|Eow Links 57|
Eow Links 57
"Eow" for End Of Week. TTRPG Links I gathered during the week. This is iteration 57.
My favourite is Old School Gaming and Brechtian Drama.
That's how I'm approaching the D&D game these days, anyway. My game is always "on," even if I'm not running it. My game is the world I run; my "campaign" is the record of the deeds of players that adventure in my world. I am my world's master...it's Dungeon Master.
Tom Moldvay included an extensive list of inspirational source material in the D&D Basic rulebook (pg B62). While similar to the list appearing in Appendix N in the AD&D 1e DMs Guide, Moldvay's list is more extensive, and includes non-fiction.
It also says the progression from low to high level in 5e is not as hard a drop-off as real life or old school gaming might assume which makes sense. Your average adventurer with access to healing magic is going to be a lot more survivable and have more chance to progress.
The alternative is the GM asking the players "Here's the situation. How would your character get involved in this adventure?"
Arles, which had been a thriving Roman city with an amphitheater, an aqueduct, a chariot-racing track, a theater and full city walls shrunk so severely that the remains of the city moved inside its amphitheater, repurposing it as a new set of city walls, with the town square in the middle and houses built in the stands.
I think the first and most important thing players must do to really vibe together is enthusiastically embrace each other’s contributions. But I suspect many players spend their energy on selling their own ideas in the hopes of winning over the necessary participants.
Something we can do, on an individual and a collective basis, is to reject the predominant culture of the hobby and to strive for a community with non-commercial interactions between members.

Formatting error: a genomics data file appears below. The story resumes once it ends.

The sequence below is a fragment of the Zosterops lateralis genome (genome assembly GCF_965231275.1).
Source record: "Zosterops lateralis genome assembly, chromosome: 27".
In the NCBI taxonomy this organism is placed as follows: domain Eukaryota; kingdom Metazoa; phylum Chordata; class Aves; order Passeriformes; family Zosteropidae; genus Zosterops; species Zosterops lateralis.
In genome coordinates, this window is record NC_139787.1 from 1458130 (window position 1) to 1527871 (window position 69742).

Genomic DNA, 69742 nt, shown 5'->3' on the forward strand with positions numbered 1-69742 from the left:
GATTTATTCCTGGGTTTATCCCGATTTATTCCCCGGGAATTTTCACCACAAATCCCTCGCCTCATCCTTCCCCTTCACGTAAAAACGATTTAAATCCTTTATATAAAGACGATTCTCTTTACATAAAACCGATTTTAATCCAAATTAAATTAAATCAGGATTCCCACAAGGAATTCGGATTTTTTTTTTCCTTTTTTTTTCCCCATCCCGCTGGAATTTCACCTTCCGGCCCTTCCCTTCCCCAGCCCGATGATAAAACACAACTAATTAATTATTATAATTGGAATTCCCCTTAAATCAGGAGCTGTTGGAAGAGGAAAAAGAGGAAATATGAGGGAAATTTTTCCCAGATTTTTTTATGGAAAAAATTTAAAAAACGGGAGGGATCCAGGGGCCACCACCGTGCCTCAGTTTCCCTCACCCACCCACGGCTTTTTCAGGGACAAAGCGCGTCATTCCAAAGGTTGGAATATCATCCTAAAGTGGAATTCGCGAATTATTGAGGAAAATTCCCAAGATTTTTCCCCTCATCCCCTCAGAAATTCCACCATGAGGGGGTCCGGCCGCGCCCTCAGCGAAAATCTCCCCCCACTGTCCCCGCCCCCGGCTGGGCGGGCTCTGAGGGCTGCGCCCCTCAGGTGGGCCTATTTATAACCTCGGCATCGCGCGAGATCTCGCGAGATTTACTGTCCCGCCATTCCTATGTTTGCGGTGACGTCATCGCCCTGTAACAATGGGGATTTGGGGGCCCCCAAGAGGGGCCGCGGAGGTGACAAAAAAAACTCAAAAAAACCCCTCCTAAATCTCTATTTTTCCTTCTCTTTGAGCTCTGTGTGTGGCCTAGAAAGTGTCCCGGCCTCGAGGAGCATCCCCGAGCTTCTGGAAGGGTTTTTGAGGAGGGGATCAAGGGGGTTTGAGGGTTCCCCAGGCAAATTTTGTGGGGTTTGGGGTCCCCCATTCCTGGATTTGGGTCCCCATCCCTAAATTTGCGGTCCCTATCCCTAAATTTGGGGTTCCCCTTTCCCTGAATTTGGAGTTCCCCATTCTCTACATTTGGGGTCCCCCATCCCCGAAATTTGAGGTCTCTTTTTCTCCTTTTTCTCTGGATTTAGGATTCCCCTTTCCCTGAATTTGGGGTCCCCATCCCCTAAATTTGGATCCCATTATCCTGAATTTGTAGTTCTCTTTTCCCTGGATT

I see Dragon's LARP influence in choosing to leave the game system almost up to the players and instead offering suggestions for narrative pushes and pulls. This is a prescription for play minus rules to a fuller extent than I have seen in a book for games, such that I wouldn't even call Wanderhome a rulebook as much as perhaps an adventure module, to borrow some admittedly limited old-school phrasing.
I like having high powered evil wizards, liches, demons or other spell casting baddies in my campaigns. I assume they didn’t achieve their power by being stupid, ignorant, or incompetent. When I start creating the major NPCs and monsters for the setting, I think about how they might have achieved their power and how they might maintain it.
His games include the acclaimed Songs of Blades and Heroes skirmish/war game, the astoundingly successful Four Against Darkness game line, and also my favorite skirmish game Battlesworn.
For those who aren't interested in an array of artificial alloys that make everything easier, I have worked out more detailed numbers for the AD&D coins, but trust me that you probably don't really want to use them. Still, here they are.
After all this time, I've still haven't found a magic system that I like 100%. This is the current iteration I am working now. Numbers are made to fit with this other previous work, though they can work with any rules using roll-under, under a magic stat such as wisdom or intelligence.
Delving into the chthonic realm to brave its dangers and bring forth its hidden treasures so as to make one's name. Surviving by one's wits. Acting rather than thinking - succeeding by accident over design. Living life as one encounters it, rather than through the implementation of carefully thought-out plans. Winning the girl in the end not because of one's intrinsic attributes, but because one is imbued with more vitality than anyone around.